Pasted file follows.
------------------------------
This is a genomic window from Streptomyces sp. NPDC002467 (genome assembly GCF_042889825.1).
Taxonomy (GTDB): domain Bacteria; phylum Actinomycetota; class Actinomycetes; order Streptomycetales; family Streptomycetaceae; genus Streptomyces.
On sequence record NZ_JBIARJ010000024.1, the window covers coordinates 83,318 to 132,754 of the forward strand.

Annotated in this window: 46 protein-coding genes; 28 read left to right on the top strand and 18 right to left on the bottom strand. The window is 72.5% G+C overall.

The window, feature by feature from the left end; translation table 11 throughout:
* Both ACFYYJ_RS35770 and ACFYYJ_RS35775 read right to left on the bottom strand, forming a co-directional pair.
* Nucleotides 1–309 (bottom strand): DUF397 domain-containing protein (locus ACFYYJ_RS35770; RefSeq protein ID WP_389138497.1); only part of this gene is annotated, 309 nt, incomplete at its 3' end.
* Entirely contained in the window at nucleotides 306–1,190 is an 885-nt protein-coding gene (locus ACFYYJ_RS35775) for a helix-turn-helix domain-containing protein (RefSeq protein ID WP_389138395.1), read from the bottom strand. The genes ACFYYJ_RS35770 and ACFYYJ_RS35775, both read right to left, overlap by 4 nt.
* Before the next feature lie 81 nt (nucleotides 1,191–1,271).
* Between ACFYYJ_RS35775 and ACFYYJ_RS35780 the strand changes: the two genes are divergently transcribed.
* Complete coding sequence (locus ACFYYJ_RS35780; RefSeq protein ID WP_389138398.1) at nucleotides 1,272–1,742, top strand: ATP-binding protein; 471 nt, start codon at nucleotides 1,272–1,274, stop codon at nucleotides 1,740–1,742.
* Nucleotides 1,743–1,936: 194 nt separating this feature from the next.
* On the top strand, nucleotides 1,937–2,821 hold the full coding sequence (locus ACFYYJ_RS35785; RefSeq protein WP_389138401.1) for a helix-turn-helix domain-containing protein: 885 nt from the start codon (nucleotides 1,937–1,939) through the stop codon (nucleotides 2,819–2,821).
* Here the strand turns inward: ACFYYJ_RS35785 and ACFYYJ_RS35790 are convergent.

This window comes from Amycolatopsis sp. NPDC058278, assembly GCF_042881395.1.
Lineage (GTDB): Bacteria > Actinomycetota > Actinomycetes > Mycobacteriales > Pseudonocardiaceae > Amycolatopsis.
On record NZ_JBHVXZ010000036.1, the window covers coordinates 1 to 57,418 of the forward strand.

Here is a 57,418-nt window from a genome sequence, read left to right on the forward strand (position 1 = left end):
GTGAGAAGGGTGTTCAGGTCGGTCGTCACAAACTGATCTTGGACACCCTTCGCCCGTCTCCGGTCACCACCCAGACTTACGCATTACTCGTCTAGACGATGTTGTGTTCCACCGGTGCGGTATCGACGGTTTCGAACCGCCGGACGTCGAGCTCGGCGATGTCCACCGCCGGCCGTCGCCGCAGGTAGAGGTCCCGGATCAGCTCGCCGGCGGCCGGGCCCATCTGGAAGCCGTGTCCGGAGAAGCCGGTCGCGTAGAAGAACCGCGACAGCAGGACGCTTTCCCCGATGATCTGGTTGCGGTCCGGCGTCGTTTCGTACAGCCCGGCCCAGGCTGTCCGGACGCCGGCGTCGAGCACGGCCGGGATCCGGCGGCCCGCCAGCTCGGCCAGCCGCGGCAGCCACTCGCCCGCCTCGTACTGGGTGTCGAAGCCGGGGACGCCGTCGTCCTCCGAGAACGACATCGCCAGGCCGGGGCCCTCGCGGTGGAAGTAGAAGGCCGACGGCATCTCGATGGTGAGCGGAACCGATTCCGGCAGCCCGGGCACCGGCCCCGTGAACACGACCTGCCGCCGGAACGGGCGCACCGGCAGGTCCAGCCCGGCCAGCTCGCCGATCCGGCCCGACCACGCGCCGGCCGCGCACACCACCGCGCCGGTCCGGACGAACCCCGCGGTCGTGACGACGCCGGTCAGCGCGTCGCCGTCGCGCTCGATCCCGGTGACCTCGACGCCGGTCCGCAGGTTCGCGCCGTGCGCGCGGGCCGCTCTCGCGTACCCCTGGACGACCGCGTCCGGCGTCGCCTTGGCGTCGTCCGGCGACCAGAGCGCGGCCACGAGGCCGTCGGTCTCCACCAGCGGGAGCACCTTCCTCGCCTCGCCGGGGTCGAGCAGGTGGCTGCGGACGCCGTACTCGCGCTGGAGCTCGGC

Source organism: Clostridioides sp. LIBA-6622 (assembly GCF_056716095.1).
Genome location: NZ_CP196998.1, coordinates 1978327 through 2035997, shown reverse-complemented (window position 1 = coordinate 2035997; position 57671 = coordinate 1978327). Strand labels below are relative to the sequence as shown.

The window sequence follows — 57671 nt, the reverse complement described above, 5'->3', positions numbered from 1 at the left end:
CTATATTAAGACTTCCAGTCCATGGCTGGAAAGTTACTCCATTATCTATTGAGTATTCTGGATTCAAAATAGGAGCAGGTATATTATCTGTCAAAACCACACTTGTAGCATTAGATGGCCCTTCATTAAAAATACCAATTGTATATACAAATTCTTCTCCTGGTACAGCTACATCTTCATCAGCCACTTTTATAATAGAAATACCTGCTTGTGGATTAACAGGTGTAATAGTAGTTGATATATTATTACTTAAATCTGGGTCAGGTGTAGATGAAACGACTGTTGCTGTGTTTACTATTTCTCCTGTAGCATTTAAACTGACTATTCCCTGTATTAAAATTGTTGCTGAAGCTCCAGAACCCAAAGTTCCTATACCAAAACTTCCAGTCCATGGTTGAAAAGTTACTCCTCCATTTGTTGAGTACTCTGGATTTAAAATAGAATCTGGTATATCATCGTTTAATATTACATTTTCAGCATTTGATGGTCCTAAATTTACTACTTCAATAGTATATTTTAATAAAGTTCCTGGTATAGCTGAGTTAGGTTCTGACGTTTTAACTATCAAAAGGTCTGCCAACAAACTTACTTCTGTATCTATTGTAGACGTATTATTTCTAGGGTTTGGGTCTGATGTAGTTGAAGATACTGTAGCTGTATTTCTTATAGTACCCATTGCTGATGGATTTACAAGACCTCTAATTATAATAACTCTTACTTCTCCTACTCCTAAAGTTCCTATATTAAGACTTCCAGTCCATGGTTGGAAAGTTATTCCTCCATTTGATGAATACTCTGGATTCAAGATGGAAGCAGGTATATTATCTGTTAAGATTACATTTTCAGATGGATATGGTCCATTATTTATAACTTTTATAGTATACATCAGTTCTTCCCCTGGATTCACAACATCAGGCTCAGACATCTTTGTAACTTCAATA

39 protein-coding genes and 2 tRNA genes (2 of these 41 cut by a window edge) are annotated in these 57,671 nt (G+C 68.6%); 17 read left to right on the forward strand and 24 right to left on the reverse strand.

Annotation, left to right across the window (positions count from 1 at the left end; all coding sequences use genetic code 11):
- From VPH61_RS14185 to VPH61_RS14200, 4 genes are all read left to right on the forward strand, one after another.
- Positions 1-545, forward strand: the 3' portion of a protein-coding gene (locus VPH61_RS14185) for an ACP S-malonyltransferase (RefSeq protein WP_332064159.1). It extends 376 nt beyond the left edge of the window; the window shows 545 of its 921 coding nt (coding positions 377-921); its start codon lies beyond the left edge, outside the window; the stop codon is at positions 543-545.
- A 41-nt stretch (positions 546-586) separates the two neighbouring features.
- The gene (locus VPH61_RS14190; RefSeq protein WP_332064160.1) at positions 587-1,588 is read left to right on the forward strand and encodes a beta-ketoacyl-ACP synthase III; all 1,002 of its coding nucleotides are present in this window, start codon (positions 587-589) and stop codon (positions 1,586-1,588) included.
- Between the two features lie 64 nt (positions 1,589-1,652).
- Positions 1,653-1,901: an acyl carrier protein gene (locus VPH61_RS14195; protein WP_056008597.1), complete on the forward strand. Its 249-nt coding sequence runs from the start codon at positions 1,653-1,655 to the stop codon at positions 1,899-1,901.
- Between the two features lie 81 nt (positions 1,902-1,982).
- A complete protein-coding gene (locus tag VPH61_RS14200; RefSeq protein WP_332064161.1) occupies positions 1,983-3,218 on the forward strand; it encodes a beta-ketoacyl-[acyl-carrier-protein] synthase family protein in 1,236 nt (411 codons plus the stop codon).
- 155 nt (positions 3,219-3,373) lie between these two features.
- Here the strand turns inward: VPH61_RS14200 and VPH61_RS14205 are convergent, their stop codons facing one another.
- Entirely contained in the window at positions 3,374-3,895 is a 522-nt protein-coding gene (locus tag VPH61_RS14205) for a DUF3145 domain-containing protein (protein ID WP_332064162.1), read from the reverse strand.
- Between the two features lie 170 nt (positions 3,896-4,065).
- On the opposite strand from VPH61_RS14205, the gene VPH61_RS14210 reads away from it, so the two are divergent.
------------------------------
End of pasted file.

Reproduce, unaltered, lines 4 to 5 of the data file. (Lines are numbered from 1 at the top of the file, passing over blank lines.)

Annotated in this window: 46 protein-coding genes; 28 read left to right on the top strand and 18 right to left on the bottom strand. The window is 72.5% G+C overall.

The window, feature by feature from the left end; translation table 11 throughout: